In a 1970 announcement, the president of Xerox (a company which was at the avant-garde of computer systems and whose innovations allowed to produce the first successful personal computers) Charles Peter McColough speaks of the inhabitability of information environments1:
The basic purpose of Xerox Corporation is to find the best means to bring greater order and discipline to information. Thus our fundamental thrust, our common denominator, has evolved toward establishing leadership in what we call the architecture of information.What we seek is to think of information itself as a natural and undeveloped environment which can be enclosed and made more habitable for the people who live and work within it.
To quote a question from Molly Wright Steenson:
What does it mean for information to be inhabitable? This is an explicitly architectural problem.
We live in the clouds and graphical interfaces (although some people still spend their days in dark-screen terminals) where we are more than ever exposed to “friendly”, fallacious metaphors; notifications extract our attention; we use digital tools to think, work and communicate (which in return are also working on our thoughts, according to Kittler).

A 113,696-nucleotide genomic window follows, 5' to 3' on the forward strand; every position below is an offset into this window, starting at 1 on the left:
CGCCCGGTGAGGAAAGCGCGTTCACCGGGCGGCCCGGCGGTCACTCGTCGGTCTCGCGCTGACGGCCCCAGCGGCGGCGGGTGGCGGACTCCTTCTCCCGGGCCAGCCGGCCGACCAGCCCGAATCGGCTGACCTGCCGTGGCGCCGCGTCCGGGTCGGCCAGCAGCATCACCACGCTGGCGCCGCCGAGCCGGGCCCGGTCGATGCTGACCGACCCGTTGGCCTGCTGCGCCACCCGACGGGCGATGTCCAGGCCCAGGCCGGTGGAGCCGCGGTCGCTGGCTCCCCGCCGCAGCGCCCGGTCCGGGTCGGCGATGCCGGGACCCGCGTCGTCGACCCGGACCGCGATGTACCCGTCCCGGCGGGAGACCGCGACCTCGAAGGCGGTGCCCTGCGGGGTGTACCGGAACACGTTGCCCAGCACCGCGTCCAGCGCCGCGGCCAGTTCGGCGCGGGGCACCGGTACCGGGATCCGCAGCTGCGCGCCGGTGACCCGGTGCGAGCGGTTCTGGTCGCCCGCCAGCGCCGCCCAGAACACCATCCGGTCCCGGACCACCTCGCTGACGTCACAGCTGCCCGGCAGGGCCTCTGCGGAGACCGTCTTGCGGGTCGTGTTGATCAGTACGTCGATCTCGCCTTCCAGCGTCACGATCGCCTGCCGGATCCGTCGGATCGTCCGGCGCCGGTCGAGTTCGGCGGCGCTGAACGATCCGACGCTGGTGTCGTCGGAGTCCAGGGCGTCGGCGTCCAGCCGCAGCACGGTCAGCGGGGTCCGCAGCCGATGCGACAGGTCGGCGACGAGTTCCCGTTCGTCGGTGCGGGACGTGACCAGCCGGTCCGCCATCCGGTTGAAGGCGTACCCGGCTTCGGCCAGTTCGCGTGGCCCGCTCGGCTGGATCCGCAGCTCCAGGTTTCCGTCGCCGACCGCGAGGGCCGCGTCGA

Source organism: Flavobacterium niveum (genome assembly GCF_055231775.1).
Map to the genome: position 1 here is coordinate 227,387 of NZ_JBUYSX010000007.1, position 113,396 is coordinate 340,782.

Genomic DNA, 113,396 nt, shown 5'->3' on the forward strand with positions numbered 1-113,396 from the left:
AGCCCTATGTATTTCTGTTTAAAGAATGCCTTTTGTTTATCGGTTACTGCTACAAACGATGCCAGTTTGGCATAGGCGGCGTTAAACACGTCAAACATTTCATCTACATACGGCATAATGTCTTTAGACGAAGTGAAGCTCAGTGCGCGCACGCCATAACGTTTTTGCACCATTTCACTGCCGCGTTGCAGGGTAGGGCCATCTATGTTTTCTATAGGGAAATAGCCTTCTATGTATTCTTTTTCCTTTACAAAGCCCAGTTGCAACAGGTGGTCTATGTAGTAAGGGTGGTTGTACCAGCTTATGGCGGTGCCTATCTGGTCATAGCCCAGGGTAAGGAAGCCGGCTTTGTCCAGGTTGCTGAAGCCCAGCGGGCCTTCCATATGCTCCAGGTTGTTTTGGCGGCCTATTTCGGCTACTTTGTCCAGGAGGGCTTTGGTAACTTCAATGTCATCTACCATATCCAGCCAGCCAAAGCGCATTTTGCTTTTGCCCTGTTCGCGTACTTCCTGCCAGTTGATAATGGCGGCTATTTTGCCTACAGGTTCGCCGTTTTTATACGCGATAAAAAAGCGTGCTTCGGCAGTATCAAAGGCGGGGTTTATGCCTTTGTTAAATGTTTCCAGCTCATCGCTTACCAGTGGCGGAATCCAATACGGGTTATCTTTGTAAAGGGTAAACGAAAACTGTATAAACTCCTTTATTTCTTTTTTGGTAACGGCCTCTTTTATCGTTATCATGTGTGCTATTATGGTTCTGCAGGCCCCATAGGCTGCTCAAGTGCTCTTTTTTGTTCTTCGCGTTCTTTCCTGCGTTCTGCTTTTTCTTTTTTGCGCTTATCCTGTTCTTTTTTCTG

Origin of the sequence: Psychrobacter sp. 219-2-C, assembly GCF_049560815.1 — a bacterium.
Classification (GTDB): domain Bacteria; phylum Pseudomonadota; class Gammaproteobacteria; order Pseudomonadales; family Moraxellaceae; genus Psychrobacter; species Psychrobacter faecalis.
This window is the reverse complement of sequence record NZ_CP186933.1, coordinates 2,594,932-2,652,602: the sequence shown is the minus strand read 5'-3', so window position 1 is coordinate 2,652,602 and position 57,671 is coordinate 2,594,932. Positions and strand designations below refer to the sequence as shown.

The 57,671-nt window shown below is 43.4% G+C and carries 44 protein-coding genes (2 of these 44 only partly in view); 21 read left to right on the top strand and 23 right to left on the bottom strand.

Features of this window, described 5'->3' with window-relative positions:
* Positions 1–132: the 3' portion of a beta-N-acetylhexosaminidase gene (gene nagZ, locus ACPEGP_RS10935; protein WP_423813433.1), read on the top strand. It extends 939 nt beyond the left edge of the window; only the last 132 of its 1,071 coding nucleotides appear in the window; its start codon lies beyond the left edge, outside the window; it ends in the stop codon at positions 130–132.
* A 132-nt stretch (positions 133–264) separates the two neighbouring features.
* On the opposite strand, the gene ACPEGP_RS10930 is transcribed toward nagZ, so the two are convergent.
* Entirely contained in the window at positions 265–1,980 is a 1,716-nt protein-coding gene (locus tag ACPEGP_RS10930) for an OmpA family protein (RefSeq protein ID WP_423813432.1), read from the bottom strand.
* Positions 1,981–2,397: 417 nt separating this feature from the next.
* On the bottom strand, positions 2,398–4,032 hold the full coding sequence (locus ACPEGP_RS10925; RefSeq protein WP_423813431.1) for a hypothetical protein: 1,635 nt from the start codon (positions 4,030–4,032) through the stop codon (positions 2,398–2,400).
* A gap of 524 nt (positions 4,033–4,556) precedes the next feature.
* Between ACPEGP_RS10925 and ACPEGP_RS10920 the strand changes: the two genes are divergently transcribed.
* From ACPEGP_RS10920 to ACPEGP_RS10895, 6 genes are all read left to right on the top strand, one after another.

The architecture of information environments was not born yesterday, and yet we seem to be completely helpless in front of it.
- What is our relationship toward “smart” objects?
- Why do we accept certain technologies in our lives with voluntary and passive enslavement?
- Can we understand this “new” architecture that formats our everyday framework?
- Who are the architects and what hides in their programmes?
To understand what it means to “inhabit” information, we need a language: the language of information architecture.
Xerox: Searching for an Architecture of Information, an address by Charles Peter McColough, President, Xerox Corporation, before the New York Society of Security Analysts, March 3, 1970, via Louis Murray Weitzman, The Architecture of Information, 1995. ↩︎